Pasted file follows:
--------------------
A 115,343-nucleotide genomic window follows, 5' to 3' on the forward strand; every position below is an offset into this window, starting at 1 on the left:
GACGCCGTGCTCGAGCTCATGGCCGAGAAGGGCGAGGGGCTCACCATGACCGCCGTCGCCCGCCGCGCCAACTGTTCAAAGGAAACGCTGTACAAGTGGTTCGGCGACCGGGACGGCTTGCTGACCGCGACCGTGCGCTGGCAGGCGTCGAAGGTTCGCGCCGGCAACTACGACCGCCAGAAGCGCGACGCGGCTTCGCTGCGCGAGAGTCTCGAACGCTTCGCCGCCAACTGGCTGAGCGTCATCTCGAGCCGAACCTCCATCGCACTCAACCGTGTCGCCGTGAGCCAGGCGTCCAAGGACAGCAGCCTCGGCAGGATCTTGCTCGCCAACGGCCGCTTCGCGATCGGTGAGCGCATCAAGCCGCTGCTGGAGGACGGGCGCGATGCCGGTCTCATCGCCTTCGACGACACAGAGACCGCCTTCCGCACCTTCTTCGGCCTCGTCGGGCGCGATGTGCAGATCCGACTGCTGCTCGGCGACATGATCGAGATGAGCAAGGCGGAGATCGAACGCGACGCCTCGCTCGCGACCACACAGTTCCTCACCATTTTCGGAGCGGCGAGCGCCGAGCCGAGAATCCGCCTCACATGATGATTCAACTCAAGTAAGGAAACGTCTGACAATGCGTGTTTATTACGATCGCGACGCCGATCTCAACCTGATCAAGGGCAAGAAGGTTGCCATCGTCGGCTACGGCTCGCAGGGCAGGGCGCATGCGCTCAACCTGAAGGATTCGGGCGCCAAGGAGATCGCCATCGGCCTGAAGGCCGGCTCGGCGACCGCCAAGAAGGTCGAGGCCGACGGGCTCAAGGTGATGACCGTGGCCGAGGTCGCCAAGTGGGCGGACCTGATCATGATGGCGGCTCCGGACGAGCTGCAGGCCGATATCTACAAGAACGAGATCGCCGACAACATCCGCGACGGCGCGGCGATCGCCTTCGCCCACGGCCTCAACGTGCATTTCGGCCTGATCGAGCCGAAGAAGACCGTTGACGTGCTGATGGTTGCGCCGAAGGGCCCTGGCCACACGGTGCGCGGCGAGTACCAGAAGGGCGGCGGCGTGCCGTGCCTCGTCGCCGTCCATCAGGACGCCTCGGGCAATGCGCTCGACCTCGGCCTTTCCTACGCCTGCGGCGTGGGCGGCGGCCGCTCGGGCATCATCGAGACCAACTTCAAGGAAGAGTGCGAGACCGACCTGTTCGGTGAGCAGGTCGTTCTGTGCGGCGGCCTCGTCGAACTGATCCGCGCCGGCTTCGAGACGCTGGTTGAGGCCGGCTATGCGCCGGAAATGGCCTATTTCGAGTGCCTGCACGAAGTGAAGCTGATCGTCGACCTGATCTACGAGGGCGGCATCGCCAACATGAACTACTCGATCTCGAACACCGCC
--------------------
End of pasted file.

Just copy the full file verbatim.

A 115,343-nucleotide genomic window follows, 5' to 3' on the forward strand; every position below is an offset into this window, starting at 1 on the left:
GACGCCGTGCTCGAGCTCATGGCCGAGAAGGGCGAGGGGCTCACCATGACCGCCGTCGCCCGCCGCGCCAACTGTTCAAAGGAAACGCTGTACAAGTGGTTCGGCGACCGGGACGGCTTGCTGACCGCGACCGTGCGCTGGCAGGCGTCGAAGGTTCGCGCCGGCAACTACGACCGCCAGAAGCGCGACGCGGCTTCGCTGCGCGAGAGTCTCGAACGCTTCGCCGCCAACTGGCTGAGCGTCATCTCGAGCCGAACCTCCATCGCACTCAACCGTGTCGCCGTGAGCCAGGCGTCCAAGGACAGCAGCCTCGGCAGGATCTTGCTCGCCAACGGCCGCTTCGCGATCGGTGAGCGCATCAAGCCGCTGCTGGAGGACGGGCGCGATGCCGGTCTCATCGCCTTCGACGACACAGAGACCGCCTTCCGCACCTTCTTCGGCCTCGTCGGGCGCGATGTGCAGATCCGACTGCTGCTCGGCGACATGATCGAGATGAGCAAGGCGGAGATCGAACGCGACGCCTCGCTCGCGACCACACAGTTCCTCACCATTTTCGGAGCGGCGAGCGCCGAGCCGAGAATCCGCCTCACATGATGATTCAACTCAAGTAAGGAAACGTCTGACAATGCGTGTTTATTACGATCGCGACGCCGATCTCAACCTGATCAAGGGCAAGAAGGTTGCCATCGTCGGCTACGGCTCGCAGGGCAGGGCGCATGCGCTCAACCTGAAGGATTCGGGCGCCAAGGAGATCGCCATCGGCCTGAAGGCCGGCTCGGCGACCGCCAAGAAGGTCGAGGCCGACGGGCTCAAGGTGATGACCGTGGCCGAGGTCGCCAAGTGGGCGGACCTGATCATGATGGCGGCTCCGGACGAGCTGCAGGCCGATATCTACAAGAACGAGATCGCCGACAACATCCGCGACGGCGCGGCGATCGCCTTCGCCCACGGCCTCAACGTGCATTTCGGCCTGATCGAGCCGAAGAAGACCGTTGACGTGCTGATGGTTGCGCCGAAGGGCCCTGGCCACACGGTGCGCGGCGAGTACCAGAAGGGCGGCGGCGTGCCGTGCCTCGTCGCCGTCCATCAGGACGCCTCGGGCAATGCGCTCGACCTCGGCCTTTCCTACGCCTGCGGCGTGGGCGGCGGCCGCTCGGGCATCATCGAGACCAACTTCAAGGAAGAGTGCGAGACCGACCTGTTCGGTGAGCAGGTCGTTCTGTGCGGCGGCCTCGTCGAACTGATCCGCGCCGGCTTCGAGACGCTGGTTGAGGCCGGCTATGCGCCGGAAATGGCCTATTTCGAGTGCCTGCACGAAGTGAAGCTGATCGTCGACCTGATCTACGAGGGCGGCATCGCCAACATGAACTACTCGATCTCGAACACCGCC